As part of a political deal after the 2010 elections, Premier Maliki agreed to cede Maysan over to the Sadrists in return for their backing. On December 28, the provincial council voted to elect Ali Dway of the Sadrist Trend the new governor, as the old one was appointed Human Rights Minister. From 2005-2009 the Sadrists had controlled Maysan, and then suffered a huge setback in the 2009 provincial elections, winning only seven out of 27 seats. Maliki made a backroom deal with them to give them back the governorate if they supported his drive for another term as premier.
This change in rule has greatly complicated the work of the Americans there. The former governor, who was from Maliki’s State of Law, was close to the American Provincial Reconstruction Team (PRT). The new Governor Dway refused to meet with U.S. personnel, and told local agencies and non-government organizations not to cooperate with them either. The Americans responded in turn, by cutting their training of local forces there.
The security situation in southern Iraq has also deteriorated as of late. As the December 31, 2011 deadline for United States troops to withdraw approaches, the number of attacks against them in southern and central Iraq has increased as Shiite militants want to take responsibility for them leaving. A U.S. military spokesman said that the number of incidents against U.S. forces went from 93 in February, to 128 in March, to 162 by April. Most of these attacks consist of rocket and mortar fire upon bases, and bombings against convoys bringing supplies or ferrying soldiers and civilians around for reconstruction and training missions. Few if any of these are ever reported on, and are only known to the perpetrators and their targets.
|(New York Times)|
The local government has been uncooperative when it comes to these breaches of security, and is becoming more and more antagonistic towards the U.S. Governor Dway was quoted as saying that he had no responsibility to stop these incidents in his governorate. His spokesman even denied that there were any attacks upon Americans in Maysan. Dway even attended the funeral of the militant who accidentally killed himself with the Katusha in March. Then at the end of May, a joint U.S.-Iraqi force conducted a helicopter raid upon a village and arrested five people. The head of the provincial council claimed they were not informed of the operation, and said that it was a violation of the country’s sovereignty. The head of the security committee on the council claimed that Iraqi forces could handle local security without the help of the U.S., and then denounced the Americans. On May 30, the council voted to ban U.S. troops from operating in Maysan, and threatened to suspend their work if the U.S. committed a similar operation again. The antagonistic relationship between the new Sadrist led administration and the Americans is unlikely to thaw any time soon. This fits in with the narrative Sadr has sown since the 2003 invasion as an Iraqi nationalist, and one of the most staunchest opponents of the American occupation of the country. Now that his followers have regained control of Maysan, they want to make it clear that they will have nothing to do with the U.S.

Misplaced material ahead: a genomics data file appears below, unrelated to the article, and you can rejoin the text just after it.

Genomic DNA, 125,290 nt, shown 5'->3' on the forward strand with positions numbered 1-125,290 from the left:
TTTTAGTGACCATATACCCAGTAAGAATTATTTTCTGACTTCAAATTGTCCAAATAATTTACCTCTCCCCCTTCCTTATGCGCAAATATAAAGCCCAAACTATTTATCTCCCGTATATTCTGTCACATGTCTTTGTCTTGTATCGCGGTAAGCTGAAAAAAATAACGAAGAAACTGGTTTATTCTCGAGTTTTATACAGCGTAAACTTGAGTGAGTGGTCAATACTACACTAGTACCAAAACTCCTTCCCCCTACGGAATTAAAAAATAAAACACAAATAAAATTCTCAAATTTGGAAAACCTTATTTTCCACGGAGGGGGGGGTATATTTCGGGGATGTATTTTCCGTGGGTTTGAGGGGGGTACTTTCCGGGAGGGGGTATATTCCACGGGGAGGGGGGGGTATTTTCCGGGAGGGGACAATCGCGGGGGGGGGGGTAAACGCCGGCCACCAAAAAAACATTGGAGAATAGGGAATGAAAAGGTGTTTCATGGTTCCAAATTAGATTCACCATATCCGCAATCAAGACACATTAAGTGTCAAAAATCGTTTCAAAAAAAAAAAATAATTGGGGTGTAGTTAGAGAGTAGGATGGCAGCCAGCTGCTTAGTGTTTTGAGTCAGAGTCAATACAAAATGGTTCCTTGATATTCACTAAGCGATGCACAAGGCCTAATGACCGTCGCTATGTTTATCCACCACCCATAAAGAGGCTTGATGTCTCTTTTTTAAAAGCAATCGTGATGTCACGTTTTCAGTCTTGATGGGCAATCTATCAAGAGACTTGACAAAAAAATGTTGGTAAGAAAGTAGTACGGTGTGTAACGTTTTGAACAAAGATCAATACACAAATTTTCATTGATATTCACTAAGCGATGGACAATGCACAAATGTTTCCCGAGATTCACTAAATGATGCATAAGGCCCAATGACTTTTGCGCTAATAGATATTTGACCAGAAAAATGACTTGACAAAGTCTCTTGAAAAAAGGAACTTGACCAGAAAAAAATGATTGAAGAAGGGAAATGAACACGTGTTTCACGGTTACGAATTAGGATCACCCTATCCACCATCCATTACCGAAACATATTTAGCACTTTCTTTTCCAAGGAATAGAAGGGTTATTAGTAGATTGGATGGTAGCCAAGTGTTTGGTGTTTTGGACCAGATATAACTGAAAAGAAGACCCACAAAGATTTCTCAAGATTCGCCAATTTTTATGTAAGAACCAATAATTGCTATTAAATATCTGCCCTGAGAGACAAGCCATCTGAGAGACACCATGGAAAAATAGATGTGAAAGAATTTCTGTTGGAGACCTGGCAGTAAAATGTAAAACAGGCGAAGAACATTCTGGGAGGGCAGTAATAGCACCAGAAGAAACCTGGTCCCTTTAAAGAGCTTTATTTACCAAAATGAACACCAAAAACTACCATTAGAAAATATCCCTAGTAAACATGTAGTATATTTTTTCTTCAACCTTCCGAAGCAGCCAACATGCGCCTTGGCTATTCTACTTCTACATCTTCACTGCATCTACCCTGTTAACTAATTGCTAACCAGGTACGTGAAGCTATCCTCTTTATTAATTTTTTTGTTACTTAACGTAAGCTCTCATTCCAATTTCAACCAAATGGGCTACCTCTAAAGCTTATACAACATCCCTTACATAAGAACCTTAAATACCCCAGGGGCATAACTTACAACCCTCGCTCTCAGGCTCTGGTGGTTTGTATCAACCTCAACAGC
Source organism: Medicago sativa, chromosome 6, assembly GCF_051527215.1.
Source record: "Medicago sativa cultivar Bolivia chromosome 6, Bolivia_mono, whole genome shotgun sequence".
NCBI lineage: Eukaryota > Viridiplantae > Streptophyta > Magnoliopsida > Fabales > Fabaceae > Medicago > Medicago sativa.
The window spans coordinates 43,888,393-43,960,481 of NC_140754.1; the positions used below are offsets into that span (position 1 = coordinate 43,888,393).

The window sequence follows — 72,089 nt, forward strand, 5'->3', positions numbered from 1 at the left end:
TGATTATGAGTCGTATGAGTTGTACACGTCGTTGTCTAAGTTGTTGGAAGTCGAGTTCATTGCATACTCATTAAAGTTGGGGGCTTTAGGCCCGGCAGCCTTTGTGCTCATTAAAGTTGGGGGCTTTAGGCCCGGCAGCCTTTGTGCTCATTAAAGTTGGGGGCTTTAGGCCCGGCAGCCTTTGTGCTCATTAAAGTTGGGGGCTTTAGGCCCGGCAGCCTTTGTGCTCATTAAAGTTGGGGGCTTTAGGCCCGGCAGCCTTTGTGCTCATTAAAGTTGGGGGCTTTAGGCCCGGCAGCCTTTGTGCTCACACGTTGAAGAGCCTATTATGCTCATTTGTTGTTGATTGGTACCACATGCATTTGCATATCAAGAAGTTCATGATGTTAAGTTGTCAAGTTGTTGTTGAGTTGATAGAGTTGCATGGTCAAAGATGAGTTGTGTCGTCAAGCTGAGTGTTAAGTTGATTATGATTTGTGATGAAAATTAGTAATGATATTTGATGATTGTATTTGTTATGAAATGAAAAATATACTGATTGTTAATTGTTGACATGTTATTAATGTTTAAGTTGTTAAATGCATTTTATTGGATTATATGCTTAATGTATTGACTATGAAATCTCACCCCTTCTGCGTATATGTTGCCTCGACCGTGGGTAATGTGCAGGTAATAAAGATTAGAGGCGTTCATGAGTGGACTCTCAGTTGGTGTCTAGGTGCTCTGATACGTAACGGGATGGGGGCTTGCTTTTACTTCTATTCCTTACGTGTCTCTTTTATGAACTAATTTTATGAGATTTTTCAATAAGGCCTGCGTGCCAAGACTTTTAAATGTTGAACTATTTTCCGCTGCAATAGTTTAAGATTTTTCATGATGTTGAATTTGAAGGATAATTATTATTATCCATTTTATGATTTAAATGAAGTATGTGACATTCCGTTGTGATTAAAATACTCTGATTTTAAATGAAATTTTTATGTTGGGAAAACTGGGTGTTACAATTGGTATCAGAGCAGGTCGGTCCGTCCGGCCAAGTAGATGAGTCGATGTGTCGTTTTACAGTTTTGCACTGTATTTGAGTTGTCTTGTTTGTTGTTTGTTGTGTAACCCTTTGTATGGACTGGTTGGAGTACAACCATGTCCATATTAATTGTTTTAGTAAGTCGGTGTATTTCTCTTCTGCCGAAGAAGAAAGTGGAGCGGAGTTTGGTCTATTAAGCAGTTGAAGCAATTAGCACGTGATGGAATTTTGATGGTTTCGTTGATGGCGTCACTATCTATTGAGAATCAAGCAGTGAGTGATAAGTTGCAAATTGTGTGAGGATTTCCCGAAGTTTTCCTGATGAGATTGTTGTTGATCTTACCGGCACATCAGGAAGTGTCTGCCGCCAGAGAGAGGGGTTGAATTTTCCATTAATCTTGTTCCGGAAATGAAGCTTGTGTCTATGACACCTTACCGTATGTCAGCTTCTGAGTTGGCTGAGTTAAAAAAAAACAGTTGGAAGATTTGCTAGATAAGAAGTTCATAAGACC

The overall situation for the U.S. soldiers and civilians working in Maysan has worsened since the Sadrists regained control of the governorate. They have had to cut their operations and training missions, and are coming under increasing fire from Shiite militants. The governor and provincial council have refused to work with them, and are now ordering them out. They have no authority over the U.S. presence however, as that lays with the central government, but it is a symbolic message sent by the Sadrists letting the Americans know that they are not wanted there anymore. The PRTs are due to drawdown this summer, and the soldiers will leave with them. When they do, Maysan may revert to a militia haven, and a smuggling route for weapons from Iran into Iraq as it was before. It’s up to the Sadrists to decide whether they want to return to their old ways or try to actually govern Maysan this time as it is one of the poorest regions in the country.
Aswat al-Iraq, “2 IEDs defused on road used by Iraqi, U.S. forces in Amara,” 1/2/11
- “Armed man killed when firing Katusha rocket on Amara Military Airport,” 3/23/11
- “Bomb explodes near U.S. patrol in Amara,” 4/1/11
- “Explosive charge blows off against U.S. patrol in Amara,” 5/14/11
- “Protest against US-Iraqi Force operation in Missan,” 5/29/11
- “Voting to prevent U.S. forces from entering Missan,” 5/30/11
Al-Kaabi, Ahmed, “Maysan provincial council deplores the airdrops,” Radio Free Iraq, 5/29/11
Lando, Ben, “Iraq Militants Ratchet Up Attacks on U.S.,” Wall Street Journal, 5/24/11
Schmidt, Michael, and Healy, Jack, “Iraqi Shiite Militias Again Post a Threat as U.S. Forces Leave,” New York Times, 5/26/11